With the introduction of immersion lithography into IC manufacturing for the 45nm node, pattern collapse and line
width roughness (LWR) remain critical challenges that can be addressed by implementing formulated surface
conditioners. Surface conditioners are capable of solving multiple issues simultaneously and are easily integrated into
the post-develop photolithography process.
In this paper, we assessed the impact and reported our findings using a formulated surface conditioning solution in an
immersion lithography process to improve the non-pattern collapse and LWR process windows on 300mm Si wafers
having 50 nm L/S features. The non-pattern collapse and LWR process window results were then compared to wafers
processed using traditional developer processing methods, a DI Water (DIW) rinse.
We report our findings using Focus Exposure Matrix (FEM) wafers having 50nm dense lines/spaces (L/S) and a 2.4:1
aspect ratio to determine the non-collapse and LWR process windows. An ASML TWINSCAN XT:1700<sup>TM</sup> Scanner
and a 6%attPSM mask were used to pattern the FEM and LWR wafers. The wafers were then developed using an
optimized developer recipe on an RF<sup>3</sup>i<sup>TM</sup> coater-developer track. Each wafer was analyzed and evaluated to determine
the impact to CD and LWR with respect to the non-pattern collapse process window
Formulated surface conditioners having dual capabilities, reduced pattern collapse and LWR, have demonstrated that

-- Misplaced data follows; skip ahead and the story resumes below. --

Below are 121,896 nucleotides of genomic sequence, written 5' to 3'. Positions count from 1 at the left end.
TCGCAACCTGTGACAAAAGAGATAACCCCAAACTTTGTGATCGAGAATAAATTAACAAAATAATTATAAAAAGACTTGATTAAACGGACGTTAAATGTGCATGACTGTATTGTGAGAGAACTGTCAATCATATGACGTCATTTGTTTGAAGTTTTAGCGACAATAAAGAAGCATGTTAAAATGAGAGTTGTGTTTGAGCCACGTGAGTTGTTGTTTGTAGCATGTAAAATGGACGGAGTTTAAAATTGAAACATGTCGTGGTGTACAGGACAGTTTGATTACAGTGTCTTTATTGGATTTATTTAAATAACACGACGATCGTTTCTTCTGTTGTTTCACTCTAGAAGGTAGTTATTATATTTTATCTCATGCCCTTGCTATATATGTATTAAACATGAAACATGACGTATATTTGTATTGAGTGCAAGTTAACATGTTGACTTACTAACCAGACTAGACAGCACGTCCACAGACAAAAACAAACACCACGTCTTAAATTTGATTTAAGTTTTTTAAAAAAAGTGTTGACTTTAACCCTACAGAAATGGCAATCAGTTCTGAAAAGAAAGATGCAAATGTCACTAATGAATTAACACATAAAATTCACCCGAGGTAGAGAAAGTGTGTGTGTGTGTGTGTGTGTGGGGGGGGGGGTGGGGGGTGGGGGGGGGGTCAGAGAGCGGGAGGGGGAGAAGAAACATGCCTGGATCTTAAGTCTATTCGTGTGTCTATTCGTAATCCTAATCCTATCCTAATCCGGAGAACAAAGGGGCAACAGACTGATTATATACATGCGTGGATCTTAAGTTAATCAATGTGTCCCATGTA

multiple ITRS Roadmap goals can be achieved and easily implemented into standard IC processing in order to meet
For the next-generation immersion lithography technology, there is a growing interest in the immersion fluids having a refractive index larger than 1.5 and low absorbance at 193nm wavelength. In this paper, we report our effort in identifying new immersion fluid candidates. The absolute refractive index values and thermo-optic coefficients, d<i><b>n</b></i>/d<b>T</b>, were measured with 1x10<sup>-4</sup> and 1x10<sup>-5</sup> accuracy respectively at 193nm wavelength. The results showed promising candidates having refractive index ranging from 1.5 to 1.65 with low absorbance at 193nm wavelength. Preliminary imaging results with a new immersion fluid gave good 65nm Line/Space patterns. However, the minimum exposure time of 20sec is about ten times as needed for water, indicating the need to further reduce the absorbance of the immersion fluid.